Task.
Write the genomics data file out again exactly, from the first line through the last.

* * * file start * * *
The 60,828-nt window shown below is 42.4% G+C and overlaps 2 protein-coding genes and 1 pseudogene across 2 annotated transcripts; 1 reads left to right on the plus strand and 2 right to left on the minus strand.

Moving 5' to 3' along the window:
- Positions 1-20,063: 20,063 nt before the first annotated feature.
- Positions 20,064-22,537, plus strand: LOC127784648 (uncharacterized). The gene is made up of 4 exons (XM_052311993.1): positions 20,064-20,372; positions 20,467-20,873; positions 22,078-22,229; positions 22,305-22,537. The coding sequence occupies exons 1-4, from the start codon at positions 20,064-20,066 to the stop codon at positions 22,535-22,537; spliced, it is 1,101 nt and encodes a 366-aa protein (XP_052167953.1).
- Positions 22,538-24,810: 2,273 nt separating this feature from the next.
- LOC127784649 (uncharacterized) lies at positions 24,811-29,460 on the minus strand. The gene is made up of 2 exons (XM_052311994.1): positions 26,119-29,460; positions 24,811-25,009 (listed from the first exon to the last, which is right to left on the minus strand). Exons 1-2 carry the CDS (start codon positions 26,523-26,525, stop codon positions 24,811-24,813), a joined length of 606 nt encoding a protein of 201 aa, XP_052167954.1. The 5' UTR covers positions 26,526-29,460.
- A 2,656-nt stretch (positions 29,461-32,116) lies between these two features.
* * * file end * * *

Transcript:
The 60,828-nt window shown below is 42.4% G+C and overlaps 2 protein-coding genes and 1 pseudogene across 2 annotated transcripts; 1 reads left to right on the plus strand and 2 right to left on the minus strand.

Moving 5' to 3' along the window:
- Positions 1-20,063: 20,063 nt before the first annotated feature.
- Positions 20,064-22,537, plus strand: LOC127784648 (uncharacterized). The gene is made up of 4 exons (XM_052311993.1): positions 20,064-20,372; positions 20,467-20,873; positions 22,078-22,229; positions 22,305-22,537. The coding sequence occupies exons 1-4, from the start codon at positions 20,064-20,066 to the stop codon at positions 22,535-22,537; spliced, it is 1,101 nt and encodes a 366-aa protein (XP_052167953.1).
- Positions 22,538-24,810: 2,273 nt separating this feature from the next.
- LOC127784649 (uncharacterized) lies at positions 24,811-29,460 on the minus strand. The gene is made up of 2 exons (XM_052311994.1): positions 26,119-29,460; positions 24,811-25,009 (listed from the first exon to the last, which is right to left on the minus strand). Exons 1-2 carry the CDS (start codon positions 26,523-26,525, stop codon positions 24,811-24,813), a joined length of 606 nt encoding a protein of 201 aa, XP_052167954.1. The 5' UTR covers positions 26,526-29,460.
- A 2,656-nt stretch (positions 29,461-32,116) lies between these two features.